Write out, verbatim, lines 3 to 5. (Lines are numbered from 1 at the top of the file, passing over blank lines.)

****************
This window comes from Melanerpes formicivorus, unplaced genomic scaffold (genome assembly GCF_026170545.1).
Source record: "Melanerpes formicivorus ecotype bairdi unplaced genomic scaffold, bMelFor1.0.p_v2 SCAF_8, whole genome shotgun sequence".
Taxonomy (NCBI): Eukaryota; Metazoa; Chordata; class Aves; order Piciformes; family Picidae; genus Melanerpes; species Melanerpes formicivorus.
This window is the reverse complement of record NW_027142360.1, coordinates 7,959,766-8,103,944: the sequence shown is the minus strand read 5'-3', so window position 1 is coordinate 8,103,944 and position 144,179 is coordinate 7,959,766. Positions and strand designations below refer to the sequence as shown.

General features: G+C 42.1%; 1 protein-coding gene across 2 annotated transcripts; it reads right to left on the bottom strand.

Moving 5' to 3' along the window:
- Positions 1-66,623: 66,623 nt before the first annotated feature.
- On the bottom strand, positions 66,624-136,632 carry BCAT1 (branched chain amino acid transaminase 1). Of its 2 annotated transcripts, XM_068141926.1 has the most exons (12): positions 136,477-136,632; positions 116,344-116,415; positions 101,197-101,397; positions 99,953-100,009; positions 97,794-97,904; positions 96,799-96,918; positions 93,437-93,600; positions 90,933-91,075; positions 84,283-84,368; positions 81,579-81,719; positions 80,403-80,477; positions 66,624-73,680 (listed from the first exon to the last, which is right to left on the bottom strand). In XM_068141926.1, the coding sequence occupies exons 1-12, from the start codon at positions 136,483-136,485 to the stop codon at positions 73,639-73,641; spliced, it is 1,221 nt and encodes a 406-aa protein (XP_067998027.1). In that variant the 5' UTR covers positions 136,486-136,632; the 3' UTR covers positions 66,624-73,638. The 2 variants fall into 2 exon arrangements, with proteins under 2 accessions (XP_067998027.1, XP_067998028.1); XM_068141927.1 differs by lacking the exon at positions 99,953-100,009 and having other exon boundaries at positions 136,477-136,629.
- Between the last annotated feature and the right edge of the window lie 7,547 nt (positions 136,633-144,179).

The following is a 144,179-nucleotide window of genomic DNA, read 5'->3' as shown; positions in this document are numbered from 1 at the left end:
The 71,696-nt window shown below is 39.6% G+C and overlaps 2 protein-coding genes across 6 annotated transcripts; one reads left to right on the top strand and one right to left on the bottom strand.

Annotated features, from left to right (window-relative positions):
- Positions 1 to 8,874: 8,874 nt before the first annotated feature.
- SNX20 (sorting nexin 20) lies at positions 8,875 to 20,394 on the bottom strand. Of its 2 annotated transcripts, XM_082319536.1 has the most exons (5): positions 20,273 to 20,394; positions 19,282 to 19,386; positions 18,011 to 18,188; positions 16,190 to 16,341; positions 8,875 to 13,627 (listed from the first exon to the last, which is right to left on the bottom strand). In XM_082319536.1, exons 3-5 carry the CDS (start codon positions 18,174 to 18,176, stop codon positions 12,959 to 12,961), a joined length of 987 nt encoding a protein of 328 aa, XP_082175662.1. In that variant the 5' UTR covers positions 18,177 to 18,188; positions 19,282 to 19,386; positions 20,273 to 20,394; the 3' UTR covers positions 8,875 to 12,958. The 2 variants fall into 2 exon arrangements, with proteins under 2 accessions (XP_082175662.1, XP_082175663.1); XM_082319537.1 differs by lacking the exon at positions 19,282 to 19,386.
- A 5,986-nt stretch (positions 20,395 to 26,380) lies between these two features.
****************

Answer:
Taxonomy (NCBI): Eukaryota; Metazoa; Chordata; class Aves; order Piciformes; family Picidae; genus Melanerpes; species Melanerpes formicivorus.
This window is the reverse complement of record NW_027142360.1, coordinates 7,959,766-8,103,944: the sequence shown is the minus strand read 5'-3', so window position 1 is coordinate 8,103,944 and position 144,179 is coordinate 7,959,766. Positions and strand designations below refer to the sequence as shown.

General features: G+C 42.1%; 1 protein-coding gene across 2 annotated transcripts; it reads right to left on the bottom strand.